One of the most iconic items in movie history is the X-Wing Starfighter from the Legendary Star Wars movie franchise. And in 2022, you can see an on-screen prop from 201
The beloved fictional spacecraft is on loan from Lucasfilm Ltd. It is currently parked in the Mary Baker Engen Restoration Hangar at the Udvar-Hazy Center in Chantilly, Virginia, and is currently protected. There, museum curators clean the propeller and check for any damage that might have occurred in transit, as the ship was shipped in pieces.
In late 2022, the T-70X Wing will be relocated just outside the Albert Einstein Planetarium in Washington DC at the Smithsonian’s National Air and Space Museum on the National Mall. There, teams will work to reassemble the ship from the pieces it shipped in and hang it by means of rigging from the ceiling in the museum. An impressive feat, considering the prop’s wingspan measures 37 feet.
“We are delighted to have an X-Wing on display,” said Margaret Weitekamp, space history chair at the museum. “It’s a real on-screen vehicle from the 2019 movie Rise of Skywalker. This display speaks to that crossover connection between people who are enthusiastic about space flights and are inspired by the visions Star Wars has been released since 1977. “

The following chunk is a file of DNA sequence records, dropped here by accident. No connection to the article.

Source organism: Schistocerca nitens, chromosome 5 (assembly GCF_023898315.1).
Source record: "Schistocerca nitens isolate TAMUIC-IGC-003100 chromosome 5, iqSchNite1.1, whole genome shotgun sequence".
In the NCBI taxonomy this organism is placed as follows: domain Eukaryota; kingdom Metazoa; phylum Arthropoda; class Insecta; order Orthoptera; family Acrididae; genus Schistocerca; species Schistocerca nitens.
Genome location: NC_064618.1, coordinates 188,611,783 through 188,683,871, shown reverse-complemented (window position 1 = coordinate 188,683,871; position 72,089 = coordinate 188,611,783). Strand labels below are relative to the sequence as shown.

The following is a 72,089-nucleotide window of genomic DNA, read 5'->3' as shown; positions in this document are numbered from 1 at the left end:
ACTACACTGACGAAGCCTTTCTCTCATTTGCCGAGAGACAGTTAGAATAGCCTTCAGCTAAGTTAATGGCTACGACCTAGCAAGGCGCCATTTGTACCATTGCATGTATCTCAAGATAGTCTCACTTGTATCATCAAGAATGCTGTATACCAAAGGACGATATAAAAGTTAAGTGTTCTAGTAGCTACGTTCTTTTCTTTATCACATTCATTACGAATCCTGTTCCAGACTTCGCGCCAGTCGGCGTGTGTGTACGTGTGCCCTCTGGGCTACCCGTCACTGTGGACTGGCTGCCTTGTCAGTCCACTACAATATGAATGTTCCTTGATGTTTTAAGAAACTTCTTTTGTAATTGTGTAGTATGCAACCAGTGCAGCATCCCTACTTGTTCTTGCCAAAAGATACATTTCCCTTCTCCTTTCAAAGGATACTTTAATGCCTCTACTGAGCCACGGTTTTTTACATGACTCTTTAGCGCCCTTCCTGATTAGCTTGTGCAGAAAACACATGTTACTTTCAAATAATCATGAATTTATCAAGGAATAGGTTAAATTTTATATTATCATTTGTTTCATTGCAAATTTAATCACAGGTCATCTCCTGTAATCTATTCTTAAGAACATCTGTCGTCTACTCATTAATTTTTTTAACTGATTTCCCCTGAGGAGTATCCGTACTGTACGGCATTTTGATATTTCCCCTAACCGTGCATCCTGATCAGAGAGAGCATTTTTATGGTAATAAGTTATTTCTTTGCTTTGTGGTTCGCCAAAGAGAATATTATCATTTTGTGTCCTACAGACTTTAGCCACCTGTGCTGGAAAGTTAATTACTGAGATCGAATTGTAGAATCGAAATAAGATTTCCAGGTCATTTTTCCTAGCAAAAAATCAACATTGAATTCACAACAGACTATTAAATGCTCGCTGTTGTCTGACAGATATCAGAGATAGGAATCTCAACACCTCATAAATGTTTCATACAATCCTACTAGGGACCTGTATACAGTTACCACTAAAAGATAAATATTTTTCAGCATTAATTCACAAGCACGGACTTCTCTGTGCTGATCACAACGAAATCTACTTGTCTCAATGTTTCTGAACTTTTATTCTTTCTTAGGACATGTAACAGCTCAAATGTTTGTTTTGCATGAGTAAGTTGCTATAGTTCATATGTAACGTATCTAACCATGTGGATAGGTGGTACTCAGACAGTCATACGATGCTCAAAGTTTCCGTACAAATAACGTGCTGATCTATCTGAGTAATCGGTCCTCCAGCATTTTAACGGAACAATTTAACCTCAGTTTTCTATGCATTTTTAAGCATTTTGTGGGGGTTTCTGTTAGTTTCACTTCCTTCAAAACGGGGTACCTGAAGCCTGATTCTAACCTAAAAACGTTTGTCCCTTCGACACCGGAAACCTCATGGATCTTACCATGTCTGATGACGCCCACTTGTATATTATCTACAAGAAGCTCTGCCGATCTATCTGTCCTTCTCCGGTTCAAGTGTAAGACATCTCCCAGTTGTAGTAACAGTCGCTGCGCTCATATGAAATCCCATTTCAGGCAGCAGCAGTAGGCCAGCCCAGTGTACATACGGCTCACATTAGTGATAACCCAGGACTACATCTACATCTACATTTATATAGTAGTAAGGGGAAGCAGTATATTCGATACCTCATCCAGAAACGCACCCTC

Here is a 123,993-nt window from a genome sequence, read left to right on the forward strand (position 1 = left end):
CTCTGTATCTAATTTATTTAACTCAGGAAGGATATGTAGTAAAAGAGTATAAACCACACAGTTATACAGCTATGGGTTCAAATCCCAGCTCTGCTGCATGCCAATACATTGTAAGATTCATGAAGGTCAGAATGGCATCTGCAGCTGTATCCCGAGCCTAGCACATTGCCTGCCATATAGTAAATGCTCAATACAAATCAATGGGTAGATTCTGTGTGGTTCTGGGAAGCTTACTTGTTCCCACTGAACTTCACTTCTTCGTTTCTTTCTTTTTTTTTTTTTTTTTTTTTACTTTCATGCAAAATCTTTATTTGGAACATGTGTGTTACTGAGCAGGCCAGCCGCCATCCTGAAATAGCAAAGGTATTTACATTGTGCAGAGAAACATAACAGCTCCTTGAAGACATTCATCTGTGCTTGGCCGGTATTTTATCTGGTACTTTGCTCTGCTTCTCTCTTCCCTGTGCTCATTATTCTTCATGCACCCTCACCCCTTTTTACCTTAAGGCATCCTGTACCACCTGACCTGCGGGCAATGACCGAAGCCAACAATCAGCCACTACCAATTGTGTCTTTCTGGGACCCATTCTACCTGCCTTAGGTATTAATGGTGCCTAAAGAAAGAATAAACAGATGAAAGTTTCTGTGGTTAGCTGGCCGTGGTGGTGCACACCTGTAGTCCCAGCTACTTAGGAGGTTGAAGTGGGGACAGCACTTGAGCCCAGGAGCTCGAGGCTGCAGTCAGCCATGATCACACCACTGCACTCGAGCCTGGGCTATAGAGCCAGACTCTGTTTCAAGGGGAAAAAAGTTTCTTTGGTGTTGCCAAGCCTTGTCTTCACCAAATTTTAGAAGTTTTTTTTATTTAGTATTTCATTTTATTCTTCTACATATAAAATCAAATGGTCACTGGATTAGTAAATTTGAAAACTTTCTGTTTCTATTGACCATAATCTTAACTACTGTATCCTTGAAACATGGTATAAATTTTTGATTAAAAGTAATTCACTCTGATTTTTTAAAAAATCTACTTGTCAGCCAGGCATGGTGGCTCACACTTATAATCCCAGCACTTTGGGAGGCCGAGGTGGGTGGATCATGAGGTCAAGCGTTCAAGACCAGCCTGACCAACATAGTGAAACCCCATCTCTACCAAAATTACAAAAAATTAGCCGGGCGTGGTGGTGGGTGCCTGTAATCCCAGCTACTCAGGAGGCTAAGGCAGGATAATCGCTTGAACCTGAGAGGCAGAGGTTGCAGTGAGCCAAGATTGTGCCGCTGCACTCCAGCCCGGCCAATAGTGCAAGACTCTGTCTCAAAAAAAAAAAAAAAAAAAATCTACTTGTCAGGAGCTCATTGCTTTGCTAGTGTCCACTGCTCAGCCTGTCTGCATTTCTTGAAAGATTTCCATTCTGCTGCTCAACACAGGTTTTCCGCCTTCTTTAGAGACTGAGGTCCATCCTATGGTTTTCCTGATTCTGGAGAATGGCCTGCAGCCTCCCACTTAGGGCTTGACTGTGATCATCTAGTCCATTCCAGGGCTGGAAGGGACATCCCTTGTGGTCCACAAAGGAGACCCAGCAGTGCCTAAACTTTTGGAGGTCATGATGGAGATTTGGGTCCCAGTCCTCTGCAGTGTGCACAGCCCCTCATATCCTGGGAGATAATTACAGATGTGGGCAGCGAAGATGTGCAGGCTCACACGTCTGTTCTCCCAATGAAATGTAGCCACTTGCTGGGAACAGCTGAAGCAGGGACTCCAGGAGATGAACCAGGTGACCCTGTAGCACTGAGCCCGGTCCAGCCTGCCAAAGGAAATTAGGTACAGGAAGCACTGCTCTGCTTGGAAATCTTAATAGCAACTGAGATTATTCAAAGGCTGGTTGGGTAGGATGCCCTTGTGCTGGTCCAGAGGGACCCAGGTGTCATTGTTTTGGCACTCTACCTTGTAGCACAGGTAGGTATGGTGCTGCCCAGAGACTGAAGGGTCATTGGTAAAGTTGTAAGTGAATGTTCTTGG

This isn’t the first time a lot of it Star Wars history has been on display at Washington’s iconic Smithsonian Museum. Earlier, in 1997, a curated collection of costumes and props had been dubbed a special exhibit Star Wars: The Magic of Myth, including a production model of the Millennium Falcon. The exhibition addressed the themes of maker George Lucas.
Other sci-fi spacecraft have also spent time at the Smithsonian, such as the 2016 exhibit of the Star Trek TV series. The exhibition, entitled Boldly Go 50, put the studio model of the spaceship Company on the display. Others like 2001: A Space Odyssey also put in the spotlight a few years ago.
There’s no question that being able to see the iconic X-Wing in person, even if it’s just a roll of film, will put a smile on everyone. Star Wars fan who gets to see it.
Source: Smithsonian Magazine